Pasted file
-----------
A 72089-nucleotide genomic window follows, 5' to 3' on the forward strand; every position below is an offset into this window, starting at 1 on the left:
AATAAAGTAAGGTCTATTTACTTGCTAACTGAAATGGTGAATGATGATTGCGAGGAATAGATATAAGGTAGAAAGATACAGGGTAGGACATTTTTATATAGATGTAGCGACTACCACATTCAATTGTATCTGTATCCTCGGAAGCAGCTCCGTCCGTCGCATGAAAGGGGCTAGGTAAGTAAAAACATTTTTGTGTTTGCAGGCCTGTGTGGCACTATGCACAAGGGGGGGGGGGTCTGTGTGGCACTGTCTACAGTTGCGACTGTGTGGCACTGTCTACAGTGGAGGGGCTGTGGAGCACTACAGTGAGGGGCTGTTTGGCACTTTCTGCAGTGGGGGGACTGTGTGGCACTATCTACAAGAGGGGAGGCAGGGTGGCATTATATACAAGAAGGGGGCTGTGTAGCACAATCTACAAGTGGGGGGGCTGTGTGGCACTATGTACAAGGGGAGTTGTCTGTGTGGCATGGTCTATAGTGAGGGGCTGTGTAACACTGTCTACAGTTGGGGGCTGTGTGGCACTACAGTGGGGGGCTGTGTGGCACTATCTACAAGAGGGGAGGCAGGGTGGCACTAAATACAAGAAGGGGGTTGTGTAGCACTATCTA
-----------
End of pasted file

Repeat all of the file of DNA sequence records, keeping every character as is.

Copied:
A 72089-nucleotide genomic window follows, 5' to 3' on the forward strand; every position below is an offset into this window, starting at 1 on the left:
AATAAAGTAAGGTCTATTTACTTGCTAACTGAAATGGTGAATGATGATTGCGAGGAATAGATATAAGGTAGAAAGATACAGGGTAGGACATTTTTATATAGATGTAGCGACTACCACATTCAATTGTATCTGTATCCTCGGAAGCAGCTCCGTCCGTCGCATGAAAGGGGCTAGGTAAGTAAAAACATTTTTGTGTTTGCAGGCCTGTGTGGCACTATGCACAAGGGGGGGGGGGTCTGTGTGGCACTGTCTACAGTTGCGACTGTGTGGCACTGTCTACAGTGGAGGGGCTGTGGAGCACTACAGTGAGGGGCTGTTTGGCACTTTCTGCAGTGGGGGGACTGTGTGGCACTATCTACAAGAGGGGAGGCAGGGTGGCATTATATACAAGAAGGGGGCTGTGTAGCACAATCTACAAGTGGGGGGGCTGTGTGGCACTATGTACAAGGGGAGTTGTCTGTGTGGCATGGTCTATAGTGAGGGGCTGTGTAACACTGTCTACAGTTGGGGGCTGTGTGGCACTACAGTGGGGGGCTGTGTGGCACTATCTACAAGAGGGGAGGCAGGGTGGCACTAAATACAAGAAGGGGGTTGTGTAGCACTATCTA